Friday, 9 January 2015

Sharing and Building Family Memories through a Family Reunion

Christina (nee Lee) an Lionel
Sharing family memories is one of the themes on my blog “Family Stories Photographs and Memories” that I enjoy writing about the most.  We spend a lot of time researching our ancestors and sometimes forget to record our own history. I think it is important to take the time to record your own memories and assist in building your families memories.

At the wake of a recent family funeral, a number of relatives commented that “it was nice for the family to get together, even though it was a sad occasion” and “we should make an effort to get together for an occasion other than a funeral”.  These sentiments fuelled a discussion with one of my Aunts and a cousin, and we agreed to put our heads together and organise a family reunion for all our relatives linked to my Nanna (Christina Lee) and Pop (Lionel Carriage) and Nanna’s first husband (Malcolm Michael Shepherd).

A family reunion provides us with the opportunity to share and build family memories as well as discover new links.  As this blog is such a great form for sharing and discussing new ideas I thought I would post my initial thoughts and outline for our family reunion.

The aim of this post is twofold:

     1. To assist other who are contemplating a similar event and more importantly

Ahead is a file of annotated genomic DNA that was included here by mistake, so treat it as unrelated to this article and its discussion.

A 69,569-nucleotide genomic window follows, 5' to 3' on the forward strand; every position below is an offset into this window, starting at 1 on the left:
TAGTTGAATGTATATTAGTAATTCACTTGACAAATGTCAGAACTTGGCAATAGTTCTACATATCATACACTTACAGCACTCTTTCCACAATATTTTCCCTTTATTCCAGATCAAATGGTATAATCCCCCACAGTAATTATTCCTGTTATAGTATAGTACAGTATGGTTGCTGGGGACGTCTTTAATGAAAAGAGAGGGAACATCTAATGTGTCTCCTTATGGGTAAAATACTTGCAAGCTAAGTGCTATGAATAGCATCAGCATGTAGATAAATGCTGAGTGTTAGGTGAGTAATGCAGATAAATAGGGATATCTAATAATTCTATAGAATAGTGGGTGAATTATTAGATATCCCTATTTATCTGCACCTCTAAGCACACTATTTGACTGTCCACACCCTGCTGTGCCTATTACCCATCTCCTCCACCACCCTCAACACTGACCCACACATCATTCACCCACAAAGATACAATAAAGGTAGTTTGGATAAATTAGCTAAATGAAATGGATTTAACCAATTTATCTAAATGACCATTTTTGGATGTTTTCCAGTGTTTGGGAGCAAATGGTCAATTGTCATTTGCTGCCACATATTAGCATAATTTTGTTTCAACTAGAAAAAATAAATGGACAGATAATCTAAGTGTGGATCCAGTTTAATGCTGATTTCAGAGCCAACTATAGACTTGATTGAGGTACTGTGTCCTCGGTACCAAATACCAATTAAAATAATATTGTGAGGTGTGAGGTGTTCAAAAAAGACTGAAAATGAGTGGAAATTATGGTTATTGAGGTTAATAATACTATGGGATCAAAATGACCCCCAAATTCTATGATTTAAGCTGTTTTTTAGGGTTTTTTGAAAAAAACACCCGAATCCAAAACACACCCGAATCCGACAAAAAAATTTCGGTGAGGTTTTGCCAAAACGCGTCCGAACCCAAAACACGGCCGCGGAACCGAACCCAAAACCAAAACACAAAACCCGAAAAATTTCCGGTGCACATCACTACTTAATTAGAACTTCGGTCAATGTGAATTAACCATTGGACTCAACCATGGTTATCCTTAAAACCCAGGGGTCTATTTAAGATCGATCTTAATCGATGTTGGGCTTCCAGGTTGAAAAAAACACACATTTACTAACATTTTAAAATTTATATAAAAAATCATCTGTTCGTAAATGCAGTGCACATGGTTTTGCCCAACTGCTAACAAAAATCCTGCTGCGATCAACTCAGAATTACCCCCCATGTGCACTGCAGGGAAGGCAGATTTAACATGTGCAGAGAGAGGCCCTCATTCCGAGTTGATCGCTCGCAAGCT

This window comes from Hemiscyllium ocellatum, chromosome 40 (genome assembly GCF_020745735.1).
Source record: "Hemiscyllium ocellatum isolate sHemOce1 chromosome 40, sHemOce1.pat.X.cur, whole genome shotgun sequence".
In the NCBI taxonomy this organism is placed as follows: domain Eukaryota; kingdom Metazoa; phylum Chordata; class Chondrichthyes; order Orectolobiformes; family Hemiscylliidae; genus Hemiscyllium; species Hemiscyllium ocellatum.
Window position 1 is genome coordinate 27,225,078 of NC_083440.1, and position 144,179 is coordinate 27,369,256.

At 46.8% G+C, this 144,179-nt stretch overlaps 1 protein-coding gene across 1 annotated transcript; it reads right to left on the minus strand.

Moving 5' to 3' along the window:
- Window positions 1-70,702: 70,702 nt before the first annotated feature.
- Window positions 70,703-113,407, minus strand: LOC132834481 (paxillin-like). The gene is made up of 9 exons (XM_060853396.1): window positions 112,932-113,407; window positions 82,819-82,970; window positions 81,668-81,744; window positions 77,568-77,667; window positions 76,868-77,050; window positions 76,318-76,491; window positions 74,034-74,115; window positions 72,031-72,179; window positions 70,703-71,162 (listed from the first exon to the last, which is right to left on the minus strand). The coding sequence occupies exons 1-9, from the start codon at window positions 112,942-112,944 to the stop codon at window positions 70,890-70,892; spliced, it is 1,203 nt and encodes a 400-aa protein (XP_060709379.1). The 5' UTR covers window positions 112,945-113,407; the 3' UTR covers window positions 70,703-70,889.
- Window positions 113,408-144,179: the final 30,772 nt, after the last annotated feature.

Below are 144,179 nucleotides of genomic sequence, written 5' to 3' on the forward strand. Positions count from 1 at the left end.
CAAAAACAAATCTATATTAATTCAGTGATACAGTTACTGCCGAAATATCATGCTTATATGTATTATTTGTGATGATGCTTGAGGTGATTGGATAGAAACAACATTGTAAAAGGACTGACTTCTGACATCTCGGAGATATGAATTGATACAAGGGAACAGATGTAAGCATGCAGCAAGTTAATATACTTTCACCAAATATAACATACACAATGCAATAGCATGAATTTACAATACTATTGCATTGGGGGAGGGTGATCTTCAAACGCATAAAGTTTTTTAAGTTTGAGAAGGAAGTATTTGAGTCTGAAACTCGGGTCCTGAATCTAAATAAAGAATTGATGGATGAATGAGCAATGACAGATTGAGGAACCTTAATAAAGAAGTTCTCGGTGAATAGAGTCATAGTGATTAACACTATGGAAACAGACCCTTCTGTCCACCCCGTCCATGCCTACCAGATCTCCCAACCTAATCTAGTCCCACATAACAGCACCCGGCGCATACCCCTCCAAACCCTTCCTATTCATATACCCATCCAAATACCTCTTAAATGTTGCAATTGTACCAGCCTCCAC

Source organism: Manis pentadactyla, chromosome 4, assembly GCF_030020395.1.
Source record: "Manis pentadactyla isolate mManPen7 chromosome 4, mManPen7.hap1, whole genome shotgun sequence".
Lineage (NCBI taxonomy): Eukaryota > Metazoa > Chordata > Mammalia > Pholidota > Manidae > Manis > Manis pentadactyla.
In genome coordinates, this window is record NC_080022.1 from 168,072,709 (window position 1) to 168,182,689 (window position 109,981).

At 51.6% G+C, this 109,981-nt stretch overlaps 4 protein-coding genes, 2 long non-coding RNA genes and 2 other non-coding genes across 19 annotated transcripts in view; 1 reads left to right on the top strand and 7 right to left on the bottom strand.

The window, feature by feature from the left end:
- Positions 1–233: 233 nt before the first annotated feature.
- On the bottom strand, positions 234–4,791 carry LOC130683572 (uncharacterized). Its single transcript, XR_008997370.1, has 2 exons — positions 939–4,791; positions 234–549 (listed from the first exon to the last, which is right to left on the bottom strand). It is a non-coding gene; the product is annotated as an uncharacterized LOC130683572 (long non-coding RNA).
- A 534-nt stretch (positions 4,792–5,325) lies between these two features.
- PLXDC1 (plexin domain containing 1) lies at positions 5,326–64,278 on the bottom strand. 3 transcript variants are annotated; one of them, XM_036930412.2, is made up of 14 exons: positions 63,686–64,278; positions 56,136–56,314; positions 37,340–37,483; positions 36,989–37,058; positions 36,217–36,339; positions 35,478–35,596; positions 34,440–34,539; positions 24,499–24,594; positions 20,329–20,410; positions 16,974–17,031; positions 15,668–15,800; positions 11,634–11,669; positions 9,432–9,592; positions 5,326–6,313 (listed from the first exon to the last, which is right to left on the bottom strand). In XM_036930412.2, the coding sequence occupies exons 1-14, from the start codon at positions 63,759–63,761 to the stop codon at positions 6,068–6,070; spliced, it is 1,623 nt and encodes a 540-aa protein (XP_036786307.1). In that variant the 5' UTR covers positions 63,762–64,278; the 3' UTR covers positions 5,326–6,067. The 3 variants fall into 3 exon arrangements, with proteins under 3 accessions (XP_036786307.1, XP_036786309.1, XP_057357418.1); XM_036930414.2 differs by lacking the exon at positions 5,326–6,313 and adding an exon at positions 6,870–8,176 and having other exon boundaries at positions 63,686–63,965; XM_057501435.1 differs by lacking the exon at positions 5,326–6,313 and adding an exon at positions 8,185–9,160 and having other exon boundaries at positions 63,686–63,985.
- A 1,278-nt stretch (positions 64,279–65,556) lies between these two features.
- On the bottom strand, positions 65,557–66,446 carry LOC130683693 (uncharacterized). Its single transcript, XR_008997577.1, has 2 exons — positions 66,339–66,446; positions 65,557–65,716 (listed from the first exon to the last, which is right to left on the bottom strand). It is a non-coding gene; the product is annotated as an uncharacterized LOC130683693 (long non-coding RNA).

2. To seek the wisdom and feedback from others who have organised or attend a family reunion

So here are my initial thoughts on items that we will need to consider for the organisation of the upcoming reunion which we have scheduled for the long weekend in June.

1.  As this is our first attempt at organising a Family Reunion it is important to keep it as simple as possible! (Yep!! the KISS method). 

2.  Organising Committeedecide on the core group of family members who will be involved in organising the reunion, and select one person to coordinate, and keep the communication flowing and follow up on all action items.

3.  Allocate tasks to family memberstaking the time to select areas that they have skills in, e.g., someone with IT skills to set up scanner and copier to make copies of photos on the day, someone who is keen on photography to take charge of taking photos and someone who likes cooking  to organise morning tea.

4.  Select a date and book a venue.We have organised to use the pavilion at the Milton Show Ground, this will provide us with plenty of space, toilet facilities, a kitchen and a large covered space if the weather is inclement. Take time to visit the venue prior to the event to check out the layout and assess requirements, e.g.  Seating, heating, crockery, suitable areas for displays etc.

5.  Decide on the type of reunion you are going to have.  To keep it simple we are going to provide morning tea on arrival and then a picnic lunch, where everyone can bring along their own picnic. 

6.  Family Contacts: Set up master spreadsheet with Family member’s name’s, contact details, connection to the family and details on areas they can assist with. Seek assistance from willing family members to source as many family members contact details as possible.

7.  Reunion Flyer and Letter:
  • Develop a Reunion flyer outlining the main details of the Reunion in both hard and soft copy.